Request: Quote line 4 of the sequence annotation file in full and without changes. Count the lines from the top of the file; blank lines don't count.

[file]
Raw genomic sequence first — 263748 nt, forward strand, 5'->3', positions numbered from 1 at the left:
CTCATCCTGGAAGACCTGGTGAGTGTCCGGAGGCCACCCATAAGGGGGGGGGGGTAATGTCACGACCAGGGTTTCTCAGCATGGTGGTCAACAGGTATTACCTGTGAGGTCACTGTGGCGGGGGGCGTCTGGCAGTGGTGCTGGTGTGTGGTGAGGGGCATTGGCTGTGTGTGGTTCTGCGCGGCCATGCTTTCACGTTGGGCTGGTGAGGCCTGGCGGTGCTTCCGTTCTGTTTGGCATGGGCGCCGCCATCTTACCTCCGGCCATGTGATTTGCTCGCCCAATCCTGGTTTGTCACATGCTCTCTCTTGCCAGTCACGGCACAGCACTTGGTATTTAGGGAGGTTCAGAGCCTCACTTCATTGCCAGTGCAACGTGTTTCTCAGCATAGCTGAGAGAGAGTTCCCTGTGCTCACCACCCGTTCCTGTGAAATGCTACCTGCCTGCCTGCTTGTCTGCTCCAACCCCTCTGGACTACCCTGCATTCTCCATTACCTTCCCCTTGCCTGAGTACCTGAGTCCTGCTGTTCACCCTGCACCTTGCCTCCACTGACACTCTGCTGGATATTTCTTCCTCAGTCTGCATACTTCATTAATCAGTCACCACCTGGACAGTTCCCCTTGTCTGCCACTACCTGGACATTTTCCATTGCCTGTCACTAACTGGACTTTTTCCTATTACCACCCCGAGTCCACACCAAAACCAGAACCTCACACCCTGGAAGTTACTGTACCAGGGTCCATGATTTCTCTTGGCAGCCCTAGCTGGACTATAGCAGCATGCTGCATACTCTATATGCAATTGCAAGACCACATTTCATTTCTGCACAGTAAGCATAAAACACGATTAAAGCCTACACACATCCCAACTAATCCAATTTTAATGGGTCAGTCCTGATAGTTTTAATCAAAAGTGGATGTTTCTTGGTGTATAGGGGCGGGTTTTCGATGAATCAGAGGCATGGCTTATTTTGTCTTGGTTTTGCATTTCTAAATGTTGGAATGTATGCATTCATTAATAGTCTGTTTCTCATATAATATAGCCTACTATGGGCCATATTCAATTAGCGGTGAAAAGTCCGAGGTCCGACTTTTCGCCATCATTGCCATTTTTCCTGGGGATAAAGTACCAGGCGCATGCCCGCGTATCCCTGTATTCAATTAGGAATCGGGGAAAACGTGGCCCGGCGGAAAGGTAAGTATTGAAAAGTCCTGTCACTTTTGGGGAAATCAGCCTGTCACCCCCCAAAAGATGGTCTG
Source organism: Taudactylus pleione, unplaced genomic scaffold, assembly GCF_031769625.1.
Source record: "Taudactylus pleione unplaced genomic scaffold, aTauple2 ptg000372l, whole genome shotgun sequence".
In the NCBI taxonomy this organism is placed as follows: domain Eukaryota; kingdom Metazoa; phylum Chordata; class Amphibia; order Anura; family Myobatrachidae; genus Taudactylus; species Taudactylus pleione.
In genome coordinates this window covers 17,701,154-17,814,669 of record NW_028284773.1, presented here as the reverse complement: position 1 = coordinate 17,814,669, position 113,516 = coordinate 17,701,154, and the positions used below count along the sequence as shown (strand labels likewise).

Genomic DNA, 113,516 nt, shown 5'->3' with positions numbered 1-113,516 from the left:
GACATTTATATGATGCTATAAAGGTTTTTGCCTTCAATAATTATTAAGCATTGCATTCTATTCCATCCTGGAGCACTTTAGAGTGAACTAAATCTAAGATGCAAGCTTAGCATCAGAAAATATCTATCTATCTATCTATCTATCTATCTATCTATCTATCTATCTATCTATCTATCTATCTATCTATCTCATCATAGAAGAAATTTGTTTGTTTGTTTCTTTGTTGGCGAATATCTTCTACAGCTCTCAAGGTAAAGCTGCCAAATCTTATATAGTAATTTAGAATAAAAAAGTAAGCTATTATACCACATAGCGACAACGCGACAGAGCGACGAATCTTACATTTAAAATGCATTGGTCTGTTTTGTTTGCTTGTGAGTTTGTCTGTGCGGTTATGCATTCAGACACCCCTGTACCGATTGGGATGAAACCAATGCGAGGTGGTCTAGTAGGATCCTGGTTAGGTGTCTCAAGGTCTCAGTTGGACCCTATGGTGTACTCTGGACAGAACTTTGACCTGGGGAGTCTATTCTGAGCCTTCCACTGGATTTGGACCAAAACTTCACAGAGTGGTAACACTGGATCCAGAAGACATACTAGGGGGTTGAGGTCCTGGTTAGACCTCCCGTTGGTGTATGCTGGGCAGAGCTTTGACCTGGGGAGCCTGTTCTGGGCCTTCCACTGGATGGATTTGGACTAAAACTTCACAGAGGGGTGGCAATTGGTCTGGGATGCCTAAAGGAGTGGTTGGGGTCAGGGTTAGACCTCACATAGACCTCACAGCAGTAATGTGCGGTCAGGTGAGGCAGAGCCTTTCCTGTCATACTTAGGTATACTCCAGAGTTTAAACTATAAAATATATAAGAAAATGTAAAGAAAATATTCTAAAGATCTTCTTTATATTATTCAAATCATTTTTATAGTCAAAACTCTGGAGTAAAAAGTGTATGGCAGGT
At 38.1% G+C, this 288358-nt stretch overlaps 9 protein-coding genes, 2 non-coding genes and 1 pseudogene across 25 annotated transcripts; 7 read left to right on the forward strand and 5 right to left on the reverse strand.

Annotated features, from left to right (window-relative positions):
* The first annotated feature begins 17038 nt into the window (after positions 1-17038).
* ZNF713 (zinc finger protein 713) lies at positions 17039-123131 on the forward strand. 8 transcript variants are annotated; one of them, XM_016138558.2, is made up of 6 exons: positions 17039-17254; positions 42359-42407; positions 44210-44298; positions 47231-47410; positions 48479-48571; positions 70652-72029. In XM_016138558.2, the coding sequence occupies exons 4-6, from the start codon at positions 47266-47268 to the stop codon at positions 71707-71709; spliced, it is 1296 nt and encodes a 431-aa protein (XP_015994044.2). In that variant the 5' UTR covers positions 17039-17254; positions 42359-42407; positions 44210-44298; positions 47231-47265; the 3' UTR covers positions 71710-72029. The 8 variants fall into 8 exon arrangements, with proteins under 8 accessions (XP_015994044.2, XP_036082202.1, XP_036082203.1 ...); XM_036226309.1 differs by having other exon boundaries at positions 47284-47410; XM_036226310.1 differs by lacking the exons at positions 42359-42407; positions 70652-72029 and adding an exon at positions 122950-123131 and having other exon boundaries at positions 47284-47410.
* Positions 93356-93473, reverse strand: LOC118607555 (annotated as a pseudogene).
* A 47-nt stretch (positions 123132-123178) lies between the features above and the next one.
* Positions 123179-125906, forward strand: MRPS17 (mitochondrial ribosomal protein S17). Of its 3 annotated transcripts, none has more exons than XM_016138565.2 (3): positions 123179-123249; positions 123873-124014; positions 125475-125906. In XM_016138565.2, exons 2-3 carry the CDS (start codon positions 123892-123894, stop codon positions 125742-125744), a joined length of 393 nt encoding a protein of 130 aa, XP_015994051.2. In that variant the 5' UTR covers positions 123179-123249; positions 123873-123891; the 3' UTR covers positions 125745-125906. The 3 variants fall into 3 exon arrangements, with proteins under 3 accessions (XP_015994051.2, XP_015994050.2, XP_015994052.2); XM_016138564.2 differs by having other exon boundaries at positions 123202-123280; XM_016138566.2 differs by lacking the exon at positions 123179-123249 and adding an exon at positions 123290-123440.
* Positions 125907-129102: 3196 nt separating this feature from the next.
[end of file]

Source record: "Taudactylus pleione unplaced genomic scaffold, aTauple2 ptg000372l, whole genome shotgun sequence".